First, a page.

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February 20, 2013 7:24 pm
The US Congress is preparing new Iran sanctions legislation that would target the European Central Bank’s system for settling cross-border bank payments.
The proposed bill is part of a package of measures designed to pressure the ECB to do more to prevent Iranian companies and banks from using the Target2 payments system to conduct transactions involving euros.
The legislation, which could be introduced next week, is aimed at closing loopholes to earlier financial sanctions which the US Congress has imposed on Iran over the past 18 months to slow its nuclear programme.
Previous sanctions have made it extremely hard for Iran to conduct cross-border oil business in US dollars, but have been less successful at closing off business in other currencies.
Imposing sanctions on Iran has been one of the few subjects that has enjoyed bipartisan support in Congress at a time of intense partisan division in Washington.
However, by focusing on the ECB, Congress could risk undermining the close co-operation with the EU which has been the cornerstone of the recent push to tighten sanctions on Iran. The EU introduced an embargo on Iranian oil imports last year, which has been a central element in the growing international pressure on Iran.
According to congressional aides, the legislation could seek to impose penalties on financial institutions that conduct transactions using Target2 that ultimately benefit Iranian entities.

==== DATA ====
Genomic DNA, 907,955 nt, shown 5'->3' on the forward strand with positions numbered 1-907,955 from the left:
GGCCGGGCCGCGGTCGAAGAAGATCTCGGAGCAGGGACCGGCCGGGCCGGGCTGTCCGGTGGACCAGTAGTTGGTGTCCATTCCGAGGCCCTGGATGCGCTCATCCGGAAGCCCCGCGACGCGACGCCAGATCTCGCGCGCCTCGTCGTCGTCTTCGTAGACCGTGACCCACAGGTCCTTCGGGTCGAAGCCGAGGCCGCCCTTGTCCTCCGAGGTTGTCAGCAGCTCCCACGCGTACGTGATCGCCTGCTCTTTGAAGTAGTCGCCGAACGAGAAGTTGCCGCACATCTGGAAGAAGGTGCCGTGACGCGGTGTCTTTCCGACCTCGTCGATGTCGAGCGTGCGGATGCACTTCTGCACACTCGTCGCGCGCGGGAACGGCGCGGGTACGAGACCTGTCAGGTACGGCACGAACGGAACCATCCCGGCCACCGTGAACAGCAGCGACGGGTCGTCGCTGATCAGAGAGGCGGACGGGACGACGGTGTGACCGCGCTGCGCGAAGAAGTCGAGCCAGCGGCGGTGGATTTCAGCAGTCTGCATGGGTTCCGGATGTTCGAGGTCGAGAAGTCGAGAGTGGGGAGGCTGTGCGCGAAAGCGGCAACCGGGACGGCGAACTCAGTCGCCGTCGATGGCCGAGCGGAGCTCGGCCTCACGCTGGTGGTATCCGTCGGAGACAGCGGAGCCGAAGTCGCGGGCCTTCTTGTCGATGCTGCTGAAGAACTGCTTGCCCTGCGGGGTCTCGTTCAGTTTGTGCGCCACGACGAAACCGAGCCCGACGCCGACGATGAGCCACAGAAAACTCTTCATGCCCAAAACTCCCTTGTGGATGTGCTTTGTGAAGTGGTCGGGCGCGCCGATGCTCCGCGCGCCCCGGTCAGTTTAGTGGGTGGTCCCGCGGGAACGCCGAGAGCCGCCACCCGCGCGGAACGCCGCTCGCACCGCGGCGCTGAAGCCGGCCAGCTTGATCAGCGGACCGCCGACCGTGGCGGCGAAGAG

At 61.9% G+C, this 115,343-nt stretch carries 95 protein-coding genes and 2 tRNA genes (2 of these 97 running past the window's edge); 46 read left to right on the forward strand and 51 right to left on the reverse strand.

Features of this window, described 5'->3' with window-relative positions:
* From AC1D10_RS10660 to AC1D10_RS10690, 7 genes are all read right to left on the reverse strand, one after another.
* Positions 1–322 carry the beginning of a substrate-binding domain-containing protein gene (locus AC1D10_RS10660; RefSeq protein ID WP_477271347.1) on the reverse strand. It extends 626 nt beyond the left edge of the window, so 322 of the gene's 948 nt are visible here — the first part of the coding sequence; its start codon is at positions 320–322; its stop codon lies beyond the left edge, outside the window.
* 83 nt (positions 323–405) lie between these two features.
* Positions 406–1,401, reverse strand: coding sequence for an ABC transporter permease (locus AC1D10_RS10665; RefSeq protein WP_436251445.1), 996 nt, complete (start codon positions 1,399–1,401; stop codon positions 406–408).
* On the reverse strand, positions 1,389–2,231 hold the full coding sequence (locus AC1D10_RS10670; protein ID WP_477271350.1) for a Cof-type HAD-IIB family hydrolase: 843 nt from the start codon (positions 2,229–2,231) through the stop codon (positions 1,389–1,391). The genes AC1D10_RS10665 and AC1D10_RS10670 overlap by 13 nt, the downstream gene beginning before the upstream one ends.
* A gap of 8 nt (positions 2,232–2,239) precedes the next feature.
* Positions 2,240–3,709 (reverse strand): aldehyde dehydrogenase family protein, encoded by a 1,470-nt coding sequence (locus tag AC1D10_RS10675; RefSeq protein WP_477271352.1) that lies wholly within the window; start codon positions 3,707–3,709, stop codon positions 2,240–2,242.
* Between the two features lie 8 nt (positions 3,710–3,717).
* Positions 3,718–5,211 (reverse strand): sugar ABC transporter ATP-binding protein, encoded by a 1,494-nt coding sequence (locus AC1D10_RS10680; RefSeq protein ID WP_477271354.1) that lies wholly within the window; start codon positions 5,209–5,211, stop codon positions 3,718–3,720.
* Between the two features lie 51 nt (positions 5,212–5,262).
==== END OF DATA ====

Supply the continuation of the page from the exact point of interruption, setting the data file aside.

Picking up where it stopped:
“Legislation that focuses on the ECB is obviously a big step, but this is a way of getting the ECB to make sure Iran is not using its payment system,” said one congressional aide involved in drafting the new bill.
The ECB said it already complied with EU sanctions against Iran. “The ECB ensures that no illegitimate transactions are cleared in Target2,” the bank said. “But any sanctions are EU sanctions and not an ECB competence.”
Banks participating in Target2 must have at least one branch in the European Economic Area and are thus subject to EU laws, including EU regulations forbidding transactions with a range of Iranian companies, institutions and people.
Mark Dubowitz, executive director of the think-tank Foundation for Defense of Democracies and an expert on Iran sanctions, says that Iranian banks and companies had accumulated large volumes of euros in overseas bank accounts. While some had assumed they were frozen by previous sanctions, he said, they had realised there was a potential way around the restrictions by exchanging the euros for other local currencies where Iran does business – transactions which at some stage would be likely to use the Target2 system.
“Iranian companies have moved to retake control of their euros and convert them into local currencies, which can be used for trade with Asia,” he says. “There is an opportunity to move quickly to deny them access to euro assets.”
The initial 2011 US sanctions legislation aimed at squeezing Iran’s oil trade from the international financial system was sponsored by Republican senator Mark Kirk and Democrat Robert Menendez and passed by 100-0. The new draft legislation is being led in the Senate by Mr Kirk, congressional aides said.
Last year, Congress introduced legislation that threatened sanctions on Swift, the Belgium-based international messaging network between banks which facilitates payments, before Swift said it would exclude Iranian banks from its system.
Some senators are looking at other measures to put more pressure on the ECB, including raising the issue with Jack Lew, the nominee to be Treasury secretary, who is meeting senators this week, and potentially linking it to forthcoming bilateral trade negotiations with the EU.
Some senators have suggested they would link support for the trade talks to a greater commitment from the ECB to police Iranian use of the Target2 system.
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